International GCSE Business assessment support page
International GCSE Business: support for assessment
This page is intended to help you understand the assessment of the qualification.
The section headed 'Support' includes links which take you to past papers and mark schemes, to examWizard where you can build your own papers, to a recorded feedback event, to exemplar answers and to Results Plus, a tool to help you analyse your results.
The Examiners' Reports section includes advice from the senior examiners on how to respond to each of the command verbs used in the excams.
The last section provides you with the grade boundaries and statistics from past exam series.
You may also be interested in a sister page which tries to support your delivery of the qualification.
Past question papers, mark schemes and examiners' reports are available on the qualification page.
These are kept locked for the first 9 months after an examination series and you will require an Edexcel Online username and password to be able to gain access.
examWizard is an online resource containing past paper questions, mark schemes and examiners' reports to help you create your own mock exam papers, topic tests, homework or revision activities.
You will need your Edexcel Online username and password to be able to log in.
Feedback on the summer 2019 exam series is available as a pre-recorded training session.
ResultsPlus is a free online results analysis tool that gives you a detailed breakdown of your students’ performance in their exams.
You can see the actual scores for each exam question for a student, class or group and understand how your students’ performance compares with class and Edexcel national averages.
ResultsPlus can also help you to identify potential topics, skills and types of question where students may need to develop their learning further.
You will need your Edexcel Online username and password to log into ResultsPlus.
Examiners' reports are a useful way of understanding the standard that has been applied. You can see examiner comments and tips for each question. Combining a reading of the examiners' reports with the mark schemes can provide useful insights.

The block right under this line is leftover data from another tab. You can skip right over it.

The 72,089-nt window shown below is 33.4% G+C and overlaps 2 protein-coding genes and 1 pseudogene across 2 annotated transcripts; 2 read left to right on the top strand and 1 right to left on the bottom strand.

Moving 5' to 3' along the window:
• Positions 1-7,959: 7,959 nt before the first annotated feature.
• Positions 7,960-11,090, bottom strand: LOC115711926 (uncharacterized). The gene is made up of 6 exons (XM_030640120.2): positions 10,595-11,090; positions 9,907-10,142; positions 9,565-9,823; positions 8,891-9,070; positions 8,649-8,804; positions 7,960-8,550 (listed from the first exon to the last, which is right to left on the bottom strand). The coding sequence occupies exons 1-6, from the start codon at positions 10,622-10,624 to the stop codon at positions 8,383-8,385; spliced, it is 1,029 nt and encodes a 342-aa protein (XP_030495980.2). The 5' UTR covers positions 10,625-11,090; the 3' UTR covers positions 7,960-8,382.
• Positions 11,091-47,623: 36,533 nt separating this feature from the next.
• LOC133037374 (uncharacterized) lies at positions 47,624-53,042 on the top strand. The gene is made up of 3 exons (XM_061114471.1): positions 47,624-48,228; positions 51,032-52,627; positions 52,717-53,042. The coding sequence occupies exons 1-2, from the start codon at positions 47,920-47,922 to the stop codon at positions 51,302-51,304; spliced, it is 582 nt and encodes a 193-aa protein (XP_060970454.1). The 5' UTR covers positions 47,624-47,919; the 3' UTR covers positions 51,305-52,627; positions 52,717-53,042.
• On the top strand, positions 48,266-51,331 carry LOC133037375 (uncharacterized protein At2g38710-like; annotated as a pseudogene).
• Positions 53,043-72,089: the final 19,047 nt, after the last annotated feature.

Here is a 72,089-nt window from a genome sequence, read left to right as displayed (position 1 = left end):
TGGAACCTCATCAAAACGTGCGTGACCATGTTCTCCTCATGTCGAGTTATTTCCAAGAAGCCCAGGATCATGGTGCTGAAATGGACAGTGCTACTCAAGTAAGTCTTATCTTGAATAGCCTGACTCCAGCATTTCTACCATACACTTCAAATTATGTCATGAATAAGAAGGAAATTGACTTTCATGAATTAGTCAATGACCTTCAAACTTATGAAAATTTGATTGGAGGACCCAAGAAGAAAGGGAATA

There are extracts from the examiners' reports below as they relate to the different command verbs:
State questions assess AO2.
Centres must remind candidates that ‘State’ questions need to be in the context of the given business, the majority of candidates are currently being disadvantaged by not being taught this skill.
For example, ‘State' in question 1 (d) of the 2019 Paper 1 required learners to ‘State one method Backyard Shoez could use for on-the-job training’. To achieve the mark the answer had to be in the context of the given scenario but a lot of learners provided a method of on-the-job training with no context to Backyard Shoez.
On this type of question candidates should be encouraged to ensure that it is related to the scenario of the paper, to enable them to gain the mark available.
Centres should encourage candidates to include their working out as often candidates gained a mark for their calculation despite their final answer being incorrect. Candidates should also be encouraged to double check their working out.
Centres must remind candidates that if the question states ‘to 2 decimal places’ then this is the expectation to gain full marks for the question. It would also be helpful for centres to remind candidates that some formulas are provided at the front of the paper, whilst most candidates did use these there are still some that are not.
'Outline' questions require a point to score 1 mark. To score two marks, there has to be development of the method and the existence of application somewhere within the response.
To provide application - think about the market the business operates in, or the products that it sells, or simply just use a word or phrase from the case study.